I used to think that if you could find the crappie you could catch the crappie.
I assumed that if you could locate them, then dangle a wriggling minnow or twitch a seductive jig under their nose, they’d bite.
I was wrong.
During a recent trip to Percy Priest Lake with Lebanon’s Chuck Campbell and acclaimed crappie guide Mark Travis of Murfreesboro, we watched on Mark’s fancy electronic screen as big schools of crappie snubbed our baits and lures.
The fish showed clearly on the screen, holding tight in old trees and other cover deep below the surface. Occasionally one would dart out toward our minnows. Once in awhile one would latch on – we brought in 28 at the end of the day.
But for the most part, the crappie ignored the baits we dropped in their laps.
No one knows why.
“Nobody knows what triggers a strike,” Travis says. “What makes a crappie take a minnow one time and ignore it the next? Some of it could be reaction strikes – sometimes when you jerk a minnow or bait away from the fish, it goes after it. Other times the fish will dart after the bait, then suddenly turn away.”
He chuckles and confesses:
“I’m fascinated by watching them. It’s like playing a video game. Sometimes I get so caught up in watching the fish that I almost forget I’m fishing.”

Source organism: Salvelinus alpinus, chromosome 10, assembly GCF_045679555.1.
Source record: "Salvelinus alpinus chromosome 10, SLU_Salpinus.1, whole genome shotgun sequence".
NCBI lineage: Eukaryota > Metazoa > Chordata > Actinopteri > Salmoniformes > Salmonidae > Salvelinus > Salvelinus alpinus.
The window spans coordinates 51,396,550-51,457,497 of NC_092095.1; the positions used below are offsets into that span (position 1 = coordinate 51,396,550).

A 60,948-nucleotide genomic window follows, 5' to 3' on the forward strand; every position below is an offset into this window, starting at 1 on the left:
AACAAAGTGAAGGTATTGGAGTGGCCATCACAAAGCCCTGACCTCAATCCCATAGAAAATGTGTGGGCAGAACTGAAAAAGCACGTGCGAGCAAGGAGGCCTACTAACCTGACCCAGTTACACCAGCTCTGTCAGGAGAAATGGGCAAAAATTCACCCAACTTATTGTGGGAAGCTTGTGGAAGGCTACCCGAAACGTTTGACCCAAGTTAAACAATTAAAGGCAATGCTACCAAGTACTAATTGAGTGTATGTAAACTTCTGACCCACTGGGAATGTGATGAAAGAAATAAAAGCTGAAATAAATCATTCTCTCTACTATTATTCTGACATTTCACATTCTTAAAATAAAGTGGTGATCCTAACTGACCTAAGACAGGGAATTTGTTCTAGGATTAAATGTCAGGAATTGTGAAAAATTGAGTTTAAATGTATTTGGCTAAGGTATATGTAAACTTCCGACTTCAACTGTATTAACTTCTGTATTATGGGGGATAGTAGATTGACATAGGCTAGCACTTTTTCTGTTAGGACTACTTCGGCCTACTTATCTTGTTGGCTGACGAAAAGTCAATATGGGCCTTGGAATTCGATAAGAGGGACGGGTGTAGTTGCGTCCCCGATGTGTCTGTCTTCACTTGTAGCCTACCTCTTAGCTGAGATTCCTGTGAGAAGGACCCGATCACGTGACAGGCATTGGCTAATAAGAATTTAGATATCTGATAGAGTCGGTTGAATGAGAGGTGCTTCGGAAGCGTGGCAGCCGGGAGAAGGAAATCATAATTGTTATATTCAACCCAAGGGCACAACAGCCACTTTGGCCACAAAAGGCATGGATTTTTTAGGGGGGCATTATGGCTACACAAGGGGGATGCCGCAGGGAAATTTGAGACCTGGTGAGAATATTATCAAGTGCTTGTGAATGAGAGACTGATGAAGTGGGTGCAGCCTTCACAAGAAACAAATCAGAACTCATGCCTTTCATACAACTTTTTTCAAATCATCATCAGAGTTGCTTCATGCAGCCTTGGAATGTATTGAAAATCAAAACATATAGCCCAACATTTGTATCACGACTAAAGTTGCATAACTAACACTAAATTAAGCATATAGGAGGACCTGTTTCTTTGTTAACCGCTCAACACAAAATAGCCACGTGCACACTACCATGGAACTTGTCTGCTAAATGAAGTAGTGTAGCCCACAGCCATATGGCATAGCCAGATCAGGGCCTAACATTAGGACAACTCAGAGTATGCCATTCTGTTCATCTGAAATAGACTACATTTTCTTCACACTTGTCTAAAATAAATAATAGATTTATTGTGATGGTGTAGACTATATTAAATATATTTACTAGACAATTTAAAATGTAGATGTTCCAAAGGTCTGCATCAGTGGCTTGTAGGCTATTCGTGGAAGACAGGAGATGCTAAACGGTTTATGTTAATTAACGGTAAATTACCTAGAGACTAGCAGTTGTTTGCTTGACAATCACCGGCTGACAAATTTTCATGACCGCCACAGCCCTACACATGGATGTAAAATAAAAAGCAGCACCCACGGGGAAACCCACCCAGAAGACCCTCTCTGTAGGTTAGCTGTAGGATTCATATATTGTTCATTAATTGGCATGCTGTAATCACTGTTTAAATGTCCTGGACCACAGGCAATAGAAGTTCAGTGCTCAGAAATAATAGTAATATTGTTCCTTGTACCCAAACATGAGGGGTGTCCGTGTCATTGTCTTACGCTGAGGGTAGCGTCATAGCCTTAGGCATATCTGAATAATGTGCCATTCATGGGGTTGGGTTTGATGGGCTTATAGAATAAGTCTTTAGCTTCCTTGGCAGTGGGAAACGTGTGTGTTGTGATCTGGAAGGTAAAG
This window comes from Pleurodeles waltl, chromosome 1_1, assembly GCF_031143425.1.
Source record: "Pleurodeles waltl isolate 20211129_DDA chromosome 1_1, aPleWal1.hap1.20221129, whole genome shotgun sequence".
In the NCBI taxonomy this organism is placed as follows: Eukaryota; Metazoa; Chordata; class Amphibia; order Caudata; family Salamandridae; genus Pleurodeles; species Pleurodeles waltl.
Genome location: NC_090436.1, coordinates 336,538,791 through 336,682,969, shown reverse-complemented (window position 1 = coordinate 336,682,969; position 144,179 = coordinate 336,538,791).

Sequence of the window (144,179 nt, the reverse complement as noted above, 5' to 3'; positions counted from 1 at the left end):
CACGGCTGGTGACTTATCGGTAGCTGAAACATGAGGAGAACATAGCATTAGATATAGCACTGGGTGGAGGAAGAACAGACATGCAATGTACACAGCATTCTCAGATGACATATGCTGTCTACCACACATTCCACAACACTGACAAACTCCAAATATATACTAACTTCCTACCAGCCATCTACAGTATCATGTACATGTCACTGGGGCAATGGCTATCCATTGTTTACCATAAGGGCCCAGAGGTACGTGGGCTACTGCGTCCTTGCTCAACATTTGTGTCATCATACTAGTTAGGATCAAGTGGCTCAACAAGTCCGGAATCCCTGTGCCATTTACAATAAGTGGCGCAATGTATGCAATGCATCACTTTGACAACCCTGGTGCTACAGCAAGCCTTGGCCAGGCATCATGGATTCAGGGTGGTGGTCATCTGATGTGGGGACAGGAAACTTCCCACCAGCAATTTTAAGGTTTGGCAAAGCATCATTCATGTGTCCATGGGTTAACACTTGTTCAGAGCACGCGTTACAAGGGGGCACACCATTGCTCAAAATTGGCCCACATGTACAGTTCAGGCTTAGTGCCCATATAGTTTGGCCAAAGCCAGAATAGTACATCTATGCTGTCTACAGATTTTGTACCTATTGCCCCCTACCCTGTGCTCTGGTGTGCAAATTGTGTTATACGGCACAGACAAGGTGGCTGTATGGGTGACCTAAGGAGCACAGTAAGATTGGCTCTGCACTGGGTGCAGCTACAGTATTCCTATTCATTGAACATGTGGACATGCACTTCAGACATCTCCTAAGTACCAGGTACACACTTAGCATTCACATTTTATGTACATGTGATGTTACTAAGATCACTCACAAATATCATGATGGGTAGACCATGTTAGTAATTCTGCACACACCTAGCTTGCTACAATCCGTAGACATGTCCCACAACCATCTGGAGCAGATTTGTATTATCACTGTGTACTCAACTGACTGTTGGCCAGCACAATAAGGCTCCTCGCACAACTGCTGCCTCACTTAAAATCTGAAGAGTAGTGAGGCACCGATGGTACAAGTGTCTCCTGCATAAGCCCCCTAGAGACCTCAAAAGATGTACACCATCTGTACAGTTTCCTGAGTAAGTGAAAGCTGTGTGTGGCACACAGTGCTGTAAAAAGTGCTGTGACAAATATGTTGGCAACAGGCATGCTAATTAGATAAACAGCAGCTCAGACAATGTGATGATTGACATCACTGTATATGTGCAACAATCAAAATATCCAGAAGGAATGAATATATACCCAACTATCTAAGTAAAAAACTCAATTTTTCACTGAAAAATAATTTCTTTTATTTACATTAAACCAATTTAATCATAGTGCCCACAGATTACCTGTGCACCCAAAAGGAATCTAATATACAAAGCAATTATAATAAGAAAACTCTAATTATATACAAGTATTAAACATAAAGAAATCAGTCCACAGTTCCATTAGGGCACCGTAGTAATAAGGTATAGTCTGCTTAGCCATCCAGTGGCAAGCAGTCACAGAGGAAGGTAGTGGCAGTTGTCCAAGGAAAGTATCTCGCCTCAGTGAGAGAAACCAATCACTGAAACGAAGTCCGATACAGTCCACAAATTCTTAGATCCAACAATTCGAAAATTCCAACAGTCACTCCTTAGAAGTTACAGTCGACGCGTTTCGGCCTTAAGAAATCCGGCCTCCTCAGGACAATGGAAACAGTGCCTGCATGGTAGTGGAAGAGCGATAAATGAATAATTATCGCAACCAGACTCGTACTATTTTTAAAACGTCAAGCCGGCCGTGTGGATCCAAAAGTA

Even though locating the crappie doesn’t guarantee filling the cooler, it’s a big confidence booster to see them down there. Watching big slabs finning around your minnow keeps you on your toes.
I have no experience with fancy fishing electronics. Mark’s looks like it came from NASA. It not only shows the fish and the cover around them, it beams up their exact size and how many scales are on their belly.
Meanwhile, I have trouble operating my TV remote control.
Longtime fishing buddy Bob Sherborne and I have a battered old boat – the Carp Ark – and the only electronic gadget on it is a depth-finder. It doesn’t help us catch fish, but it comes in handy when Sherborne falls overboard. It lets him know whether to wade or swim.
During the prime spring crappie season, we fish around visible surface cover and some submerged stuff we’ve found over the years. We work a spot for a while, and if we don’t catch a fish fairly quickly, we move on, assuming no fish are there.
We may have been assuming wrong all these years. The fish may have been there but hesitated to bite right away.
That’s why Mark preaches patience. He’ll work a patch of cover over and over. He knows the crappie are down there. He can see them.
And usually, eventually, one will bite.
“Live action!” he’ll shout, like the wacky Turtle Man on the old TV show.
And in comes another crappie, brought to you by Thomas Edison.